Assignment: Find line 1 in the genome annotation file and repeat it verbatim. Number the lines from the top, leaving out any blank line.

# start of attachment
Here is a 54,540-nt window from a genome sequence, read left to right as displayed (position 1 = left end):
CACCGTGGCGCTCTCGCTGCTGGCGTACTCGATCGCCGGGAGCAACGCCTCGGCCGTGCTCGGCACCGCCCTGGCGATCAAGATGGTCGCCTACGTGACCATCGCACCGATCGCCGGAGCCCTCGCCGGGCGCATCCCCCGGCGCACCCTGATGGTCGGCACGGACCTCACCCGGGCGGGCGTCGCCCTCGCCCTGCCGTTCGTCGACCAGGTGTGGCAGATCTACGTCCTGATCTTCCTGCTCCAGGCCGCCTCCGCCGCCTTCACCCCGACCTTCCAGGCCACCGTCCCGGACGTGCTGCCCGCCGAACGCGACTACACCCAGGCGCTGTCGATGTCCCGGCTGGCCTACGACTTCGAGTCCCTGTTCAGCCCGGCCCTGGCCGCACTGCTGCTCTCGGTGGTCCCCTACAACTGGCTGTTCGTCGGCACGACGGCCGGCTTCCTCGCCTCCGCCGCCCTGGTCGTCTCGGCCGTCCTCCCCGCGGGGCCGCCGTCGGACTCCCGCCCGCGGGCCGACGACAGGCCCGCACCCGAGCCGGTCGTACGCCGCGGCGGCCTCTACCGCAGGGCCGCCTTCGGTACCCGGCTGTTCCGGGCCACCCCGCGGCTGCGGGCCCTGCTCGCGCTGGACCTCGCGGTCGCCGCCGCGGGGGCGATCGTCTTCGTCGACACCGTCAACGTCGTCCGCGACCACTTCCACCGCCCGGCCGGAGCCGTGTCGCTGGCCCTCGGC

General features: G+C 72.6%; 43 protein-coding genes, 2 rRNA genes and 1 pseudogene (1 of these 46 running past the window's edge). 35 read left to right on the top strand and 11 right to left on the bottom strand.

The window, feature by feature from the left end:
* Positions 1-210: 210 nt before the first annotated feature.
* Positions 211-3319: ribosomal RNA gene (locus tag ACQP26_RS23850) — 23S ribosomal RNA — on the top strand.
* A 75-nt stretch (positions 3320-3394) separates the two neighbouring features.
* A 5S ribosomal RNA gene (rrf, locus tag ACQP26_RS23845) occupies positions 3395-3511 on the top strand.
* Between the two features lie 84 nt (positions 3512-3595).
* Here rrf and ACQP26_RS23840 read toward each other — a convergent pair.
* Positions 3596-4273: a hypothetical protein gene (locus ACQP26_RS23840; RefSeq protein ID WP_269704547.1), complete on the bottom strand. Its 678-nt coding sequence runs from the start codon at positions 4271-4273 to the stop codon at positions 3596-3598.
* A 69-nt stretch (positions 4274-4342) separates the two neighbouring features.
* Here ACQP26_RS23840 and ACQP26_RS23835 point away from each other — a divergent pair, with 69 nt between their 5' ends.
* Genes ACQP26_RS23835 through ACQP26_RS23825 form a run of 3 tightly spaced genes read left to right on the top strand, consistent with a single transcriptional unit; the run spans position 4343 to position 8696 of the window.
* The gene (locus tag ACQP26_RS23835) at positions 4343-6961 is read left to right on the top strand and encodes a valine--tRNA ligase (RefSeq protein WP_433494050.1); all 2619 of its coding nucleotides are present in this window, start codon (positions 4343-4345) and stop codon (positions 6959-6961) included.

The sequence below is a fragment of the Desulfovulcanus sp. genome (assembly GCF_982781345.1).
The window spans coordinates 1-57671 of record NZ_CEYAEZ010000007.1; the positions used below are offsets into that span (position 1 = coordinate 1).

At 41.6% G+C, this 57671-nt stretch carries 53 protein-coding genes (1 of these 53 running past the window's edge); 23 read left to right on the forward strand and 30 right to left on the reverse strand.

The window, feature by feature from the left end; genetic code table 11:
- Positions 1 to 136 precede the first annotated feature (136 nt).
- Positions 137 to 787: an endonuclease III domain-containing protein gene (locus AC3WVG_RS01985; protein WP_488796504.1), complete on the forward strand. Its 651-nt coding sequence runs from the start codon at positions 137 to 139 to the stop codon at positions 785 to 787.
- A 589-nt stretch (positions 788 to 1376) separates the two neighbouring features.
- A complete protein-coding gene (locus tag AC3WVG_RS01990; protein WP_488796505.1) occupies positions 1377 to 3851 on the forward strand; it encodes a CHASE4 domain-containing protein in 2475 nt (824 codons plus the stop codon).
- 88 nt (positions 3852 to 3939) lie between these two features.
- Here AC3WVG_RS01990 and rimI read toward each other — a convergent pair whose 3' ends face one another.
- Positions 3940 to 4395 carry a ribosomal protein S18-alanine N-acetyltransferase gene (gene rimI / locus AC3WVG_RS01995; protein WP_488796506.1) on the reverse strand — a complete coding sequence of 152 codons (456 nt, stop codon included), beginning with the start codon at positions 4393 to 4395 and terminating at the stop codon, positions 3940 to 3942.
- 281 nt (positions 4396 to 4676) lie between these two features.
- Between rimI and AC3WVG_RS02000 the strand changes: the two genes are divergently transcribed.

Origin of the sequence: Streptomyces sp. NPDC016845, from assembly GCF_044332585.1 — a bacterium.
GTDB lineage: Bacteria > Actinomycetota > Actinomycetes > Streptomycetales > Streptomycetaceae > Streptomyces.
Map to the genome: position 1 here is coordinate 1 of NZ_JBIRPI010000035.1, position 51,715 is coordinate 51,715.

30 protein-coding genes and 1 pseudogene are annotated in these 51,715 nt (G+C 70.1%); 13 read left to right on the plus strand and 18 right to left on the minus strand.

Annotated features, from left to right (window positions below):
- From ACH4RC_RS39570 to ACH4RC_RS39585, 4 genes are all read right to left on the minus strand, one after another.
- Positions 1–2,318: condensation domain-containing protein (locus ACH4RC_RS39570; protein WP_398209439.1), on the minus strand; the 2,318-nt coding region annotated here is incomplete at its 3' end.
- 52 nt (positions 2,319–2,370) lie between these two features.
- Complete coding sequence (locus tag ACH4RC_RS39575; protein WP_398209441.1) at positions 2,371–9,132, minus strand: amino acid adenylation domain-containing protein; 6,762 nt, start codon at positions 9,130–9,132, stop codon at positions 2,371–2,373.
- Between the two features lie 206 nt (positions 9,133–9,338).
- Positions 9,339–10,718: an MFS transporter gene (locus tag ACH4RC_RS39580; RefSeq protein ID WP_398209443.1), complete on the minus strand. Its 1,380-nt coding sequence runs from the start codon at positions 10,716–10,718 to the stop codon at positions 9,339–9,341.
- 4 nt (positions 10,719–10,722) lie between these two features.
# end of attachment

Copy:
Here is a 54,540-nt window from a genome sequence, read left to right as displayed (position 1 = left end):